As first years scrambled to figure out their sophomore year housing plans last week, the Office of Residential Life (ResLife) announced a major change to the College House system. In an effort to entice rising juniors and seniors to apply, ResLife will now allow larger blocks if they include rising upperclassmen.
Walking into a College House filled with sophomores can be intimidating for first years. The residents might only be one year older, but they boast a year of collegiate experience and familiarity with the norms of campus social life. Over time, that divide can be easily bridged, but the wider gap between first year affiliates and upperclassmen residents has—in past years—proven too vast. As first years, members of the Class of 2015 who were affiliated with the senior-heavy 2011-2012 Helmreich House remember feeling unwelcome and uncomfortable at House events. ResLife maintains that this House was an example of what a College House should be. Having upperclassmen residents may have been a positive experience for House members, but any benefit seems to have come at the expense of those students who we think depend most on the College House system—first years.
Approximately half of each sophomore class lives in a College House. This gives these students an opportunity to live in a house full of peers and gives the year a sense of distinction that does not exist at other colleges. Just on the cusp of becoming upperclassmen, sophomores who live in College Houses are put in leadership positions and asked to organize events for the whole community. Even for sophomores who live elsewhere, the Houses provide a fundamental space for programming and socializing. Incorporating juniors and seniors into this setting may be a valuable way to connect class years, but we feel that this compromises the quintessential sophomore and first-year experiences that currently exist.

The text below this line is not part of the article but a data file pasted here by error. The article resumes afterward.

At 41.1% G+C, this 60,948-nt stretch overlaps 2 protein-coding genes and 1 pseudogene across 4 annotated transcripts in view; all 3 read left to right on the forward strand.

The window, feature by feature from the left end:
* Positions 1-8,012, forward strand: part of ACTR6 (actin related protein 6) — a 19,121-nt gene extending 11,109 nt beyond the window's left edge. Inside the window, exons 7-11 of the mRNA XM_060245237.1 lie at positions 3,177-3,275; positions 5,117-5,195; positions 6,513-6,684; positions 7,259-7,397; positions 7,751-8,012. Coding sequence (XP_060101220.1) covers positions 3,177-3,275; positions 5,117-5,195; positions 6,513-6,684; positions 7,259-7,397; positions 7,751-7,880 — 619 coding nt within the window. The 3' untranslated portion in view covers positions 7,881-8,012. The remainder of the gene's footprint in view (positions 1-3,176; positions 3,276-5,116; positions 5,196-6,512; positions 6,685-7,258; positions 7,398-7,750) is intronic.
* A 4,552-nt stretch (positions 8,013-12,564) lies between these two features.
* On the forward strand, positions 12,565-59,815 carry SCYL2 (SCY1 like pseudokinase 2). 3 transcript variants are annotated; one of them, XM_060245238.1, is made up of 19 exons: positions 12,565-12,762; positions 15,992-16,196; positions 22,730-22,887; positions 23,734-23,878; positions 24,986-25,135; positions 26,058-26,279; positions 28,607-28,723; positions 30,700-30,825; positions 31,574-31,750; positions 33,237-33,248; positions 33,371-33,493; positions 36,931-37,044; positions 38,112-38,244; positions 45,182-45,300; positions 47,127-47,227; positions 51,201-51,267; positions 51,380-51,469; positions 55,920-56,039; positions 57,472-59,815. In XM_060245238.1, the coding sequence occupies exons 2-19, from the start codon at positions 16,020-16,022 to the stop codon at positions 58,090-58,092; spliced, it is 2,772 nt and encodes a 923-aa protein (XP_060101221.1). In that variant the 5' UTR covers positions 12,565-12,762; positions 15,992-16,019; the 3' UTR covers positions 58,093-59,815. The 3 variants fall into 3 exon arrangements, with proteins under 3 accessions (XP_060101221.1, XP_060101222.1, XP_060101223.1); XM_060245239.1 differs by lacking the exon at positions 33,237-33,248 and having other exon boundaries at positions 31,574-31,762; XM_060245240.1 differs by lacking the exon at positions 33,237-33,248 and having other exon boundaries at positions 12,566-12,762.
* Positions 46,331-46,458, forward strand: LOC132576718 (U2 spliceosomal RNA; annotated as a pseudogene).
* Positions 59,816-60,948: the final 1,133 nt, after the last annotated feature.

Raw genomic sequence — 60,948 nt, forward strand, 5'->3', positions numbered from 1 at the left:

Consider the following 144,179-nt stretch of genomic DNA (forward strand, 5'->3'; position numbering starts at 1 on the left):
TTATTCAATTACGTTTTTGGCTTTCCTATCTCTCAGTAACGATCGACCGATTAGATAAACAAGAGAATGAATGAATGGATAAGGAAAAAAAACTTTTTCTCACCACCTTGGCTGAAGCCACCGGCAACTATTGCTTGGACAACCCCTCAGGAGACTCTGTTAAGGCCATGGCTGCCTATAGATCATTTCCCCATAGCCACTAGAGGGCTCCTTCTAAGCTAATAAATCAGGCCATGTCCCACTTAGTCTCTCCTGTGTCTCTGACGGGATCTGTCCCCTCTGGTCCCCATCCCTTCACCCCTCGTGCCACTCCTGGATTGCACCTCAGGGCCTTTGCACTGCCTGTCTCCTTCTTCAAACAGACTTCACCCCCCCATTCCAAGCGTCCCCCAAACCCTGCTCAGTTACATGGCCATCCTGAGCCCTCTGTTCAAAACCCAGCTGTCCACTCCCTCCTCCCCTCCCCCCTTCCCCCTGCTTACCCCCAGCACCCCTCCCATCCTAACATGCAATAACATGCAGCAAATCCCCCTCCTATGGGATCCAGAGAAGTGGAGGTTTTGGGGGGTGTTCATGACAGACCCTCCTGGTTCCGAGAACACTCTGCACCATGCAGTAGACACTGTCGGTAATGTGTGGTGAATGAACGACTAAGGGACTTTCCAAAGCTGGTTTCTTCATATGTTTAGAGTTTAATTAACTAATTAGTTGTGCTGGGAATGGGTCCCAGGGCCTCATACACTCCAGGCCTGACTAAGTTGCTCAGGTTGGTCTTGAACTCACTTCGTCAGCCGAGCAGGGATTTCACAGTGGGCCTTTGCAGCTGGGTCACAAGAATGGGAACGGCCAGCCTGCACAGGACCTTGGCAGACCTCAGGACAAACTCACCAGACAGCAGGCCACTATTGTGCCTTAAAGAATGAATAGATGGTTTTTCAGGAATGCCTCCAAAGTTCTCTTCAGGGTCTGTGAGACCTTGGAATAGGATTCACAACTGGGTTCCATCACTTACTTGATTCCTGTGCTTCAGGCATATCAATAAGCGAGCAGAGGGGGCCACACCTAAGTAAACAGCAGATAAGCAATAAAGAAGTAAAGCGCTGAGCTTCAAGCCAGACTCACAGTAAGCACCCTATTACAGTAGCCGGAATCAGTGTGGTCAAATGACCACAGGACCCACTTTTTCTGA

Under the current sophomore-dominated College House system, students returning to campus their junior year become part of a decidedly different social scene, which develops at Harpswell, in off-campus housing and in Coles Tower. Alumni parties and campus-wides still provide valuable opportunities for inter-grade mingling, but the Houses primarily serve to facilitate social events for a younger crowd. We don’t think this is bad: upperclassmen no longer need these central social spaces the way underclassmen do.
Having a cohesive social scene is certainly a good idea in theory, but the reality is that the presence of juniors and seniors in the Houses threatens to deter underclassmen from an otherwise welcoming and inclusive place.
The editorial represents the majority view of the Bowdoin Orient’s editorial board, which is comprised of Erica Berry, Nora Biette-Timmons, Garrett Casey, Ron Cervantes, Marisa McGarry, Sam Miller and Kate Witteman.